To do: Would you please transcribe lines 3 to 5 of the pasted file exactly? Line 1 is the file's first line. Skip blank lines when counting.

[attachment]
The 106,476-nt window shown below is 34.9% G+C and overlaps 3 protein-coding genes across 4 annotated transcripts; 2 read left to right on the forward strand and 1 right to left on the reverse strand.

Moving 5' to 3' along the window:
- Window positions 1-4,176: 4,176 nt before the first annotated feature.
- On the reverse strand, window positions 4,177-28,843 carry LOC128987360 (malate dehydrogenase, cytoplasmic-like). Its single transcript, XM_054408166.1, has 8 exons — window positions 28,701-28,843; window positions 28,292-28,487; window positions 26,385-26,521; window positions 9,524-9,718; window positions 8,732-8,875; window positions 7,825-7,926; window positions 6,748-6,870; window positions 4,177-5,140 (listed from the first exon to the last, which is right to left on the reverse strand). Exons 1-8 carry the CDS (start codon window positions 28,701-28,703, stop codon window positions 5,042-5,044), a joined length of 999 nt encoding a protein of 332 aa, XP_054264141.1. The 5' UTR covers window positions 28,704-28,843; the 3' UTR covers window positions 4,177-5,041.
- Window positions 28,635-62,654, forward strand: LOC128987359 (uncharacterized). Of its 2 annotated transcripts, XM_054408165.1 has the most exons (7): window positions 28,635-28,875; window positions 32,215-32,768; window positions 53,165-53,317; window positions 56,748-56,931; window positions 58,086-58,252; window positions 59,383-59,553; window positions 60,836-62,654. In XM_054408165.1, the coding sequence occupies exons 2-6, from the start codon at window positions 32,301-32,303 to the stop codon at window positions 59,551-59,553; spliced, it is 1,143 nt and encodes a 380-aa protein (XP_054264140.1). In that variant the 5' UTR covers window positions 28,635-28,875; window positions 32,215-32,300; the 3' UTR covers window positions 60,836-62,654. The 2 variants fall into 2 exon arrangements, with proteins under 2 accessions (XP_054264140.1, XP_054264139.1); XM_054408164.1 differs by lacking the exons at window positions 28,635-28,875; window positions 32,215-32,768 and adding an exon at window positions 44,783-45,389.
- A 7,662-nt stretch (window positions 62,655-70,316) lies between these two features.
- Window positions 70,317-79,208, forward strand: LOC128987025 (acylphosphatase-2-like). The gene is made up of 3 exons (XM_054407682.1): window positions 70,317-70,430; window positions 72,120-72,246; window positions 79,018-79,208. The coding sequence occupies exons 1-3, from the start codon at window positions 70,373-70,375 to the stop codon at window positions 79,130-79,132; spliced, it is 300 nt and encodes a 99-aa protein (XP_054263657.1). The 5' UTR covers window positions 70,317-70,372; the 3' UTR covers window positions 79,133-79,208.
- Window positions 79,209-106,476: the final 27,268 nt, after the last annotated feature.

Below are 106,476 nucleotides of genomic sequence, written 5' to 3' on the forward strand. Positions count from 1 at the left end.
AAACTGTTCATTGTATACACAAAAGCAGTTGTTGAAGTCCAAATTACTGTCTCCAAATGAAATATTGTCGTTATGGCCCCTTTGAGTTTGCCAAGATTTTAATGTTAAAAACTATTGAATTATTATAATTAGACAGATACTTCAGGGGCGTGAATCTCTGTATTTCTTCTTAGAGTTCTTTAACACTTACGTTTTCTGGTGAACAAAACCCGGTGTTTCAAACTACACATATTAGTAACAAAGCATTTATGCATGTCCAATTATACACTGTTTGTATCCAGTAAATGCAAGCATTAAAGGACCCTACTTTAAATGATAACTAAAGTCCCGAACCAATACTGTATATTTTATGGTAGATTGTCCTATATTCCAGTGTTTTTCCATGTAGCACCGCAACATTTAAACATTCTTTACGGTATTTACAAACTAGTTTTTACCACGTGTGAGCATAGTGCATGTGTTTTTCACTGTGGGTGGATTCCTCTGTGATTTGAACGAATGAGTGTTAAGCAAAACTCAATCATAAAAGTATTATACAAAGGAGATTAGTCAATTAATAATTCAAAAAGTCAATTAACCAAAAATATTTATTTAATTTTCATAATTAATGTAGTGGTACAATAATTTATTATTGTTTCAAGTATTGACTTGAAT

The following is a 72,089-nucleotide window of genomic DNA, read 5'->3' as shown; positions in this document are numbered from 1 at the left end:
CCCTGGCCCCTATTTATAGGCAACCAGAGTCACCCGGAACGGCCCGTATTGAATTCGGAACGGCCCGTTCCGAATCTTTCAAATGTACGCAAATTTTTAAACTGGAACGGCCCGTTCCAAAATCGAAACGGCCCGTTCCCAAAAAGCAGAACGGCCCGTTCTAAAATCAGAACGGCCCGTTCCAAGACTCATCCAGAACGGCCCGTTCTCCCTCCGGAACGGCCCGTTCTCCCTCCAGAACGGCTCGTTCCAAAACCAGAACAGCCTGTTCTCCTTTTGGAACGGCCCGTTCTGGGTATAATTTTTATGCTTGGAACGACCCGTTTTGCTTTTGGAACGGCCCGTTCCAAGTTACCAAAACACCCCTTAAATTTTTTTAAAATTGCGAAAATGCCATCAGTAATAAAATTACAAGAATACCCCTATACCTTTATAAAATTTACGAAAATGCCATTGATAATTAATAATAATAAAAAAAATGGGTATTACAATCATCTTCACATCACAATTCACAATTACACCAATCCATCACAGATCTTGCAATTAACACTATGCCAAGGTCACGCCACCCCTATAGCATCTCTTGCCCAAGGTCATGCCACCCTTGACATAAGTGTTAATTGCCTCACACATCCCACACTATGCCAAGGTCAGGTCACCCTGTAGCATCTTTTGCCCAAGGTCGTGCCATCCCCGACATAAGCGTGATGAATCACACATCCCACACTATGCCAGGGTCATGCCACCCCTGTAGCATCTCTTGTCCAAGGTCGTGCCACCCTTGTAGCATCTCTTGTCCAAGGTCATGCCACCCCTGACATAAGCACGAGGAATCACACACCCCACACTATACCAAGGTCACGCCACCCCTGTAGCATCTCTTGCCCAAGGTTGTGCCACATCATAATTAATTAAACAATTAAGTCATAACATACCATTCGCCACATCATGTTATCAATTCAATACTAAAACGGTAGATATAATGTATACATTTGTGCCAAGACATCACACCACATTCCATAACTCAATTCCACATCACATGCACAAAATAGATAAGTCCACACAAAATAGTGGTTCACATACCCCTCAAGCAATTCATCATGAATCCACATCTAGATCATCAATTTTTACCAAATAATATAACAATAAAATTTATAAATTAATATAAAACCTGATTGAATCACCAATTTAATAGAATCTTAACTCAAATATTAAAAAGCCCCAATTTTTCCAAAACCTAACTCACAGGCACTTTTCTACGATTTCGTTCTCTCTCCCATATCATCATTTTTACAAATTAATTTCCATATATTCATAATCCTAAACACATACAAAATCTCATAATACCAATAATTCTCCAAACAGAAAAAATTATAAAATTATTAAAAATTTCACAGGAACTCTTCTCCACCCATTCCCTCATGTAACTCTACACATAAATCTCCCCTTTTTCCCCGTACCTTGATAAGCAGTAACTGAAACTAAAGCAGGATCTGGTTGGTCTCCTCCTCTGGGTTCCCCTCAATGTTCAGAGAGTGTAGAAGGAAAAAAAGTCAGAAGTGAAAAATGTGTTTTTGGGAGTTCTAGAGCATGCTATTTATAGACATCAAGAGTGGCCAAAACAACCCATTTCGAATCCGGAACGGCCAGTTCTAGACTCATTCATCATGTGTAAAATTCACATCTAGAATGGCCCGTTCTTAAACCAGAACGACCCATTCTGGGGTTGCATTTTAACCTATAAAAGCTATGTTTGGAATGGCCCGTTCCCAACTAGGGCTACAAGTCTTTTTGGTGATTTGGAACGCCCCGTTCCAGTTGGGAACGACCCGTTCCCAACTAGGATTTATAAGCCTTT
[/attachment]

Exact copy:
- Window positions 1-4,176: 4,176 nt before the first annotated feature.
- On the reverse strand, window positions 4,177-28,843 carry LOC128987360 (malate dehydrogenase, cytoplasmic-like). Its single transcript, XM_054408166.1, has 8 exons — window positions 28,701-28,843; window positions 28,292-28,487; window positions 26,385-26,521; window positions 9,524-9,718; window positions 8,732-8,875; window positions 7,825-7,926; window positions 6,748-6,870; window positions 4,177-5,140 (listed from the first exon to the last, which is right to left on the reverse strand). Exons 1-8 carry the CDS (start codon window positions 28,701-28,703, stop codon window positions 5,042-5,044), a joined length of 999 nt encoding a protein of 332 aa, XP_054264141.1. The 5' UTR covers window positions 28,704-28,843; the 3' UTR covers window positions 4,177-5,041.
- Window positions 28,635-62,654, forward strand: LOC128987359 (uncharacterized). Of its 2 annotated transcripts, XM_054408165.1 has the most exons (7): window positions 28,635-28,875; window positions 32,215-32,768; window positions 53,165-53,317; window positions 56,748-56,931; window positions 58,086-58,252; window positions 59,383-59,553; window positions 60,836-62,654. In XM_054408165.1, the coding sequence occupies exons 2-6, from the start codon at window positions 32,301-32,303 to the stop codon at window positions 59,551-59,553; spliced, it is 1,143 nt and encodes a 380-aa protein (XP_054264140.1). In that variant the 5' UTR covers window positions 28,635-28,875; window positions 32,215-32,300; the 3' UTR covers window positions 60,836-62,654. The 2 variants fall into 2 exon arrangements, with proteins under 2 accessions (XP_054264140.1, XP_054264139.1); XM_054408164.1 differs by lacking the exons at window positions 28,635-28,875; window positions 32,215-32,768 and adding an exon at window positions 44,783-45,389.